Fangs for nothing, Blade

Dec. 15, 2004, midnight | By Dan Greene | 16 years, 6 months ago

Vampires have worked out pretty well in American cinema for the last hundred years or so. Wesley Snipes is a solid action anti-hero-in a gruff, you-wouldn't-want-to-meet-him-in-a-dark-alley kind of way. I'm not going to lie, I'm a bit of a Jessica Biel fan, and I even saw that Van Wilder movie with Ryan Reynolds and laughed a couple of times.

But for some reason, all these things coming together in Blade: Trinity doesn't work. In fact, director David Goyer makes the conclusion to the vampire-slaying trilogy convulse in horror like so many stake-ridden corpses. From the confusing opening voiceover to the confusing fast-motion ending-director David Goyer seems to be from the 'if you can't think of a transition, just speed everything up' film school; Trinity loses track of what made the first films such a guilty pleasure and ends up with a boring, confusing mess.

Snipes plays the title character the same way he plays every other: in a growling, angry, take-no-crap-from-anybody way that perfectly fits this furious vampire hunter. But that's too bad, because he's going to have to take crap for most of the movie-a lot of it coming from the ever-wise-cracking Ryan Reynolds, who manages to fill all empty screen time with vampire-related sarcasm. We meet Mr. Reynolds, playing the ex-vampire Hannibal King, as he rescues Blade from the clutches of the evil FBI early in the movie with undead huntress Abigail Whistler (Biel).

The vampires had tricked Blade into killing a human, hence the imprisonment. But he's broken out with such ease, and that plotline is abandoned so quickly, that you think Goyer just got distracted by the other loopy plot device: Dracula. Oh yeah, there's Dracula.

Apparently the vampires-led by the disturbing but non-threatening Posey Parker-have given up on trying to beat Blade on conventional terms and decide to play their trump card: the original vampire himself, played by Dominic Purcell, looking like an angry and depressed cologne model in his human guise and Power Rangers' villain in vampiric form. The only help Blade gets against this monster of a monster is Biel, Reynolds and the rest of the Vampireteers…I mean the Night Stalkers. These kids are high-tech junior vampire hunters that want to be Blade's reinforcements in the war against the ever-growing vampire army and their new über-vampire leader.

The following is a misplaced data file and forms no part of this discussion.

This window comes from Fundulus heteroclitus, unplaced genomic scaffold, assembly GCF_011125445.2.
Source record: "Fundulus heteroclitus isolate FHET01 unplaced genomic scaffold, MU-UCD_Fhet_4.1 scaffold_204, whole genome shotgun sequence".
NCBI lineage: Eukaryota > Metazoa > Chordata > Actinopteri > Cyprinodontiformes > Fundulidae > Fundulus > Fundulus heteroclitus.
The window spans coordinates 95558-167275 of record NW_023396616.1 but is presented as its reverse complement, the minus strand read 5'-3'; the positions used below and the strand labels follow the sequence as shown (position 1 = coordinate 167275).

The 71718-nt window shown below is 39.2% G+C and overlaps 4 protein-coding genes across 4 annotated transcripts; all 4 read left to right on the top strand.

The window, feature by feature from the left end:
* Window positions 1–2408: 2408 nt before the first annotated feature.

But Blade doesn't want any help, and I think he's right. Biel is not much besides emotionally-clumsy eye candy for much of the movie. Sometime in the future (Night Stalkers movie anyone?) Ryan Reynolds will grow into a handy comic/action hero, but for now he's just annoying. His character, King, is endearing in snatches, especially towards the end of the movie when things look especially grim for our cynical friend, but barely sufferable much of the time.

Goyer wrote the first two Blade movies, so in Hollywood logic he's the perfect choice to take the helm for the third. His artistic vision however, has none of the gothic imagery of the first Blade and none of the rush that you got from the orgy of violence that was Blade II. The spotty ending and the plot jumps leave a lot to be desired at film's end. Guillermo del Toro's frenzied touch is sorely missed. Now that man could make an incredibly violent, pulse-pounding vampire movie.

To be fair, there are still touches of the old Blade in a few sequences-particularly the opening vampire hunt and the escape from the authorities, but not enough to keep this franchise from feeling sucked dry.

Blade: Trinity (113 minutes) is Rated 'R' for strong pervasive violence and language, and some sexual content

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Dan Greene. Dan, alright fine, VJ, is proud to be a senior at Blair and a member of the best paper. Ever. He's really funny, trust him. As managing sports editor and ombudsman he enjoys sports and ombudsing. Dan also enjoys literature, soccer and crude humor. One … More »

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